As part of its commitment to meaningfully serve and engage with its U.S. Open host communities, support accessibility in the game and recognize the contributions of the Shinnecock Nation to Shinnecock Hills Golf Club, the USGA joined with the Shinnecock Nation to open the Oscar Bunn Tribal Golf Facility in August 2019.
Designed for juniors and beginners alike at no cost to play, the facility was designed and funded by the USGA. It includes a 6,500-square-foot short game practice area with a putting green and a chipping green. Additionally, three 10-x-15-foot hitting bays provide golfers with space to practice full-swing shots. As part of its commitment to the facility, the USGA will administer its ongoing maintenance.
“It has been exciting to see the joint vision come to life over the last year,” said Craig Annis, chief brand officer of the USGA. “We are fortunate to have the friendship and support of the Shinnecock Nation and look forward to seeing how the facility strengthens its love for golf.”
In collaboration with the Nation, the USGA broke ground on the facility in 2018 following the completion of the 118th U.S. Open at Shinnecock Hills Golf Club. The facility serves as an important reminder of the Nation’s storied golf heritage.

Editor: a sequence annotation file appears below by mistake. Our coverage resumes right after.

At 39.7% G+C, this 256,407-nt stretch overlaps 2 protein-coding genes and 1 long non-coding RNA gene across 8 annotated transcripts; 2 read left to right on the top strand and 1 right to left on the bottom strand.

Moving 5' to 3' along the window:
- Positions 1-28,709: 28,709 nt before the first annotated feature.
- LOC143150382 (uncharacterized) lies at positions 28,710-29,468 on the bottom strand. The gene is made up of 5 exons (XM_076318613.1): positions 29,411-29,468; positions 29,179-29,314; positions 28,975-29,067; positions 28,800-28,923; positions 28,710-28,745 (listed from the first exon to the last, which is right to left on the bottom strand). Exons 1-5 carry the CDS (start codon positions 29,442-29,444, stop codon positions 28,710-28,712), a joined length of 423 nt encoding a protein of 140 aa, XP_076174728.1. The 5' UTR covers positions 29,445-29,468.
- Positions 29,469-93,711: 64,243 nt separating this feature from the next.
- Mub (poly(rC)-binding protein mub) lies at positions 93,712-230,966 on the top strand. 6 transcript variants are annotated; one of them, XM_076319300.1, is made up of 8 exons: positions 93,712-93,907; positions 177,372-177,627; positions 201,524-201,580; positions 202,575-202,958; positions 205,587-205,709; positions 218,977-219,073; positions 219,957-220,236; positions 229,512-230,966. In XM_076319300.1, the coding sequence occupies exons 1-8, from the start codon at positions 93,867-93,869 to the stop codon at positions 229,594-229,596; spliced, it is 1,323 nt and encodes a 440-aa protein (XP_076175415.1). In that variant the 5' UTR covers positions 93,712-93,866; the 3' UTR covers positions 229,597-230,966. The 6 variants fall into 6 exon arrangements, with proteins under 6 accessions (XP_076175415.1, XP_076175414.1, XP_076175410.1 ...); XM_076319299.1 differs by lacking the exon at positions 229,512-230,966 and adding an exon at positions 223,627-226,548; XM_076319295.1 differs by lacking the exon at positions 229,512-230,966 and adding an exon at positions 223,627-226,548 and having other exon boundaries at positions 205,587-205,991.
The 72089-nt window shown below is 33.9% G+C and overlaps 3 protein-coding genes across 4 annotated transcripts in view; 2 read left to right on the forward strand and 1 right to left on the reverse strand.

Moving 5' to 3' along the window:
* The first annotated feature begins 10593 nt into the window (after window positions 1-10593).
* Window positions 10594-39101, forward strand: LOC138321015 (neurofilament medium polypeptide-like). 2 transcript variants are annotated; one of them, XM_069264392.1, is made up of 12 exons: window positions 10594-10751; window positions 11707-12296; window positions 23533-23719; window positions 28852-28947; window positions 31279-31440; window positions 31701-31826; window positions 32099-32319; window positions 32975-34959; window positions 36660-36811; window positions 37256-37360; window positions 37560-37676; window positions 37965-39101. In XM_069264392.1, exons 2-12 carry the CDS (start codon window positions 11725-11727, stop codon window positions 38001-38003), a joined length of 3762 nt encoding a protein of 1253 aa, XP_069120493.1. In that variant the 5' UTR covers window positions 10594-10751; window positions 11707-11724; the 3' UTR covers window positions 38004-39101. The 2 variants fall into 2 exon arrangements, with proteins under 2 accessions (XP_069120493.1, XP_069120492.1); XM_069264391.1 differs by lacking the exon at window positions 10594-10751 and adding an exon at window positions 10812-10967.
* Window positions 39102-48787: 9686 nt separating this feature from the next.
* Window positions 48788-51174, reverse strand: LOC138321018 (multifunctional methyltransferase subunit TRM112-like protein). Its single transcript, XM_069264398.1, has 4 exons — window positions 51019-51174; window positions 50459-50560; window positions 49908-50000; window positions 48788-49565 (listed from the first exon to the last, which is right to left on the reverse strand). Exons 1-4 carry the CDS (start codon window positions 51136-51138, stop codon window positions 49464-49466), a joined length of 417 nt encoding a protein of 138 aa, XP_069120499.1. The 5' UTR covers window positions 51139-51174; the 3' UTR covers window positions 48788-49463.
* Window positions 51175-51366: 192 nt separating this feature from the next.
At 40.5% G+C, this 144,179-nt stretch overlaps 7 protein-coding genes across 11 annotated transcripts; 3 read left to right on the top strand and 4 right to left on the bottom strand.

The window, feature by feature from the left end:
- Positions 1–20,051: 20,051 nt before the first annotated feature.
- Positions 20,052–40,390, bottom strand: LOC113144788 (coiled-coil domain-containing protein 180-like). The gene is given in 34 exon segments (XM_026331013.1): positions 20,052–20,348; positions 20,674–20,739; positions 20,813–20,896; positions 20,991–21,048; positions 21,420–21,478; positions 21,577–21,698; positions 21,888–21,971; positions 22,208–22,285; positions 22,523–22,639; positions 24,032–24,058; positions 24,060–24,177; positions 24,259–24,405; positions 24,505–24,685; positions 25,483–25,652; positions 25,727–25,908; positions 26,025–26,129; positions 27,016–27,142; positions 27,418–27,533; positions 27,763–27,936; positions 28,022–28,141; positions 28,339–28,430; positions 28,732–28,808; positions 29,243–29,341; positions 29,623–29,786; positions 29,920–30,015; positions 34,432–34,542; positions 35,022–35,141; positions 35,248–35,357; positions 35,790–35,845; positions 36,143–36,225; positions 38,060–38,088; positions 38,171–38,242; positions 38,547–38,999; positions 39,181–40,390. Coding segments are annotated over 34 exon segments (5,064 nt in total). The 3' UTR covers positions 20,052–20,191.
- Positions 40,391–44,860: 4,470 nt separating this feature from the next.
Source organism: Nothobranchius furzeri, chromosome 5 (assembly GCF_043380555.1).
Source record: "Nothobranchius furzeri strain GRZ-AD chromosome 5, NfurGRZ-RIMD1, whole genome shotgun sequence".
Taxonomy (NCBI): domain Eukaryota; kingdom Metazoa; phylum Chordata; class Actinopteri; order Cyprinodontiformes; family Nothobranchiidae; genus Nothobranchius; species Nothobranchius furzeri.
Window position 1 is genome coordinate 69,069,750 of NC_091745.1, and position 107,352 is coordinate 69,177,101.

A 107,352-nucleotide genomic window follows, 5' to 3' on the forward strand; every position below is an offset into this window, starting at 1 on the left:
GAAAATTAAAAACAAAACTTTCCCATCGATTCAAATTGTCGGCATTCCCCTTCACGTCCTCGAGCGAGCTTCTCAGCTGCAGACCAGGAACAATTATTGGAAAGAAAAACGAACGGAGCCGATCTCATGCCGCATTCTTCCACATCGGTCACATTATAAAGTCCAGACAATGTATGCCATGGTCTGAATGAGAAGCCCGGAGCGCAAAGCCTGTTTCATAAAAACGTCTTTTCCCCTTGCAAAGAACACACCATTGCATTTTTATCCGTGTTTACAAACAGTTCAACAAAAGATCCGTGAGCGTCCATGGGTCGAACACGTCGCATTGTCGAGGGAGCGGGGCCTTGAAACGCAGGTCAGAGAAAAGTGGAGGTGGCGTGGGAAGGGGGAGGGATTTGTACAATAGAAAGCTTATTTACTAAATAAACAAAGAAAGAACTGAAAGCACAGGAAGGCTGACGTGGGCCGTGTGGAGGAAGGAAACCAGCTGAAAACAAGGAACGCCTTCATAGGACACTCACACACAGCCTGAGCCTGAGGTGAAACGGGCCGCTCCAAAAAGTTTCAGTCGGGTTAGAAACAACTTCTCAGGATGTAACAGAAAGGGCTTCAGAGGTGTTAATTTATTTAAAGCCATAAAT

The facility is named for the late Oscar Bunn, a member of the Shinnecock Nation and a caddie at Shinnecock Hills who became the first Native American professional golfer. Bunn played in the 1896 U.S. Open at Shinnecock Hills along with the first African-American professional, John Shippen. Despite the protests of some golfers who didn’t want Bunn and Shippen in the field, the USGA insisted on welcoming them to the competition. Bunn finished in a tie for 21st place.
"Growing up on the Shinnecock Nation territory, golf was a big part of family life, whether you worked for one of the local courses or played,” said Shinnecock Sachem Donald Williams Jr. “The elders helped build the courses using oxen and plows and played on local courses. Family names such as the Bunns, Eleazers, Shippens, Terrys and Smiths excelled at the game.”
Williams Jr. continued: “Youngsters gravitated more to golf as opposed to other sports such as baseball and basketball. This naturally led to the formation of the Shinnecock Golfers Association in the early 1980's, which gives back to the Shinnecock community by raising money through its various outings and annual dinner to fund college scholarships and other community needs."
Randy King, Shinnecock Nation vice chairman, added: “The Oscar Bunn Tribal Golf Facility will provide an important bridge to the youth of our community, continuing the legacy of Shinnecock Nation golf."